- The Foundry: Conservative Policy News from The Heritage Foundation - http://blog.heritage.org -

Can Asia’s Biggest, Baddest Economy Conquer the U.S.?

Posted By Rebecca Graebner On August 16, 2012 @ 3:18 pm In Ongoing Priorities | Comments Disabled

China (GDP: $5.9 trillion) overtook Japan ($5.5 trillion) as Asia’s largest economy in 2010. Despite its rapid growth and much larger population, however, China’s economy [1] still remains less than half the size of the U.S. ($14.6 trillion). Recent reports indicate that China’s economy has been showing signs of slowing, further extending the U.S.’s position as the Pacific’s leading economic power.

[2]

Asia is home to more than half the world’s population. Freedom and tyranny live side by side, as do economic opportunity and poverty. Asia is home to some of the most unstable, dangerous nations in the world, and it is home to some of the most steady and reliable. It is also home to the only country in the world capable of emerging as a peer competitor for global American influence: the People’s Republic of China.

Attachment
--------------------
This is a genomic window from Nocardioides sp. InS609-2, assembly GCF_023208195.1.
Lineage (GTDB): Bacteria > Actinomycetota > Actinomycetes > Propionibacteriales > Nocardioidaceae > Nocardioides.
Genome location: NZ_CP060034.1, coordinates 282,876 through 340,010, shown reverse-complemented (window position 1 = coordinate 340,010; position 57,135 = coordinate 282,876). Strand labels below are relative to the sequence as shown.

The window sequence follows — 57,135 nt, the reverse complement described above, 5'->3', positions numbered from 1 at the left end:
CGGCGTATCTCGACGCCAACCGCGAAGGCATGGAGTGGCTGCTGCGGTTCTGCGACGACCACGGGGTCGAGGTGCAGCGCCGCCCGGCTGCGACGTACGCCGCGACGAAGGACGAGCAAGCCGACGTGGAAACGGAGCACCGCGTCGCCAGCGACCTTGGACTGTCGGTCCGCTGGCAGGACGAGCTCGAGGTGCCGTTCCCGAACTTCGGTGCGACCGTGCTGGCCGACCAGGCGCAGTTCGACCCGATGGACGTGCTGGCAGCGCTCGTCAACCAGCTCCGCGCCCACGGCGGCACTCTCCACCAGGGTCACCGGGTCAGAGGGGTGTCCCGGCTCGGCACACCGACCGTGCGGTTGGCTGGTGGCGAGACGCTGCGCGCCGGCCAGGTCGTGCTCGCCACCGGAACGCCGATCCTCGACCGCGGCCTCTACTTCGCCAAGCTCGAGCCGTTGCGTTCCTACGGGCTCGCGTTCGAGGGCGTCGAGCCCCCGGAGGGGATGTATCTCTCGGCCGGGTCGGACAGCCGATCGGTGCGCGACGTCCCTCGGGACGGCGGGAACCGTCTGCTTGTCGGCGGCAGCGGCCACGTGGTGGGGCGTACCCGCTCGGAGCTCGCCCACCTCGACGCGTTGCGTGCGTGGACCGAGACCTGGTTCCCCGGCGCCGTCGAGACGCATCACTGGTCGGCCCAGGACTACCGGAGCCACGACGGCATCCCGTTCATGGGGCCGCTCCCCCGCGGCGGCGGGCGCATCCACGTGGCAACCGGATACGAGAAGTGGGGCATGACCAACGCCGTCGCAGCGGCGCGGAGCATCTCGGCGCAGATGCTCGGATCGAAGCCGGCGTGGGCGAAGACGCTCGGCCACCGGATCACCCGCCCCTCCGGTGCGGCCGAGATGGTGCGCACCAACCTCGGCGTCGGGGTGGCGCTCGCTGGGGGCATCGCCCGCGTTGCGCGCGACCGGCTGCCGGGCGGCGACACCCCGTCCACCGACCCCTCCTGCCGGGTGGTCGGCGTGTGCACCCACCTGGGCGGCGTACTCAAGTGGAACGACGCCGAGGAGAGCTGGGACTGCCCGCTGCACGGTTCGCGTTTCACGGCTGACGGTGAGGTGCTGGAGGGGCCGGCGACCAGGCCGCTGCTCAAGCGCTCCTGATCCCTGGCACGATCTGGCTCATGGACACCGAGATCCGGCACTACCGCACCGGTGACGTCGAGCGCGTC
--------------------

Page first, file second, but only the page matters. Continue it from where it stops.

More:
Every year, The Heritage Foundation releases Key Asian Indicators: A Book of Charts [3]. The 2012 version is now available at heritage.org [4]. Follow the link to access this helpful resource and get information on everything Asia—trends on political/security issues, data on Asia’s fastest growing economies, Asia’s top investors in the U.S. economy, and the real numbers on who owns the most U.S. federal debt.


Article printed from The Foundry: Conservative Policy News from The Heritage Foundation: http://blog.heritage.org

URL to article: http://blog.heritage.org/2012/08/16/can-asias-biggest-baddest-economy-conquer-the-u-s/

URLs in this post:

[1] China’s economy: http://www.heritage.org/index/country/china

[2] Image: http://blog.heritage.org/wp-content/uploads/economies.gif

[3] Key Asian Indicators: A Book of Charts: http://www.heritage.org/research/reports/2012/07/key-asian-indicators-a-book-of-charts

[4] heritage.org: http://www.heritage.org/

Copyright © 2011 The Heritage Foundation. All rights reserved.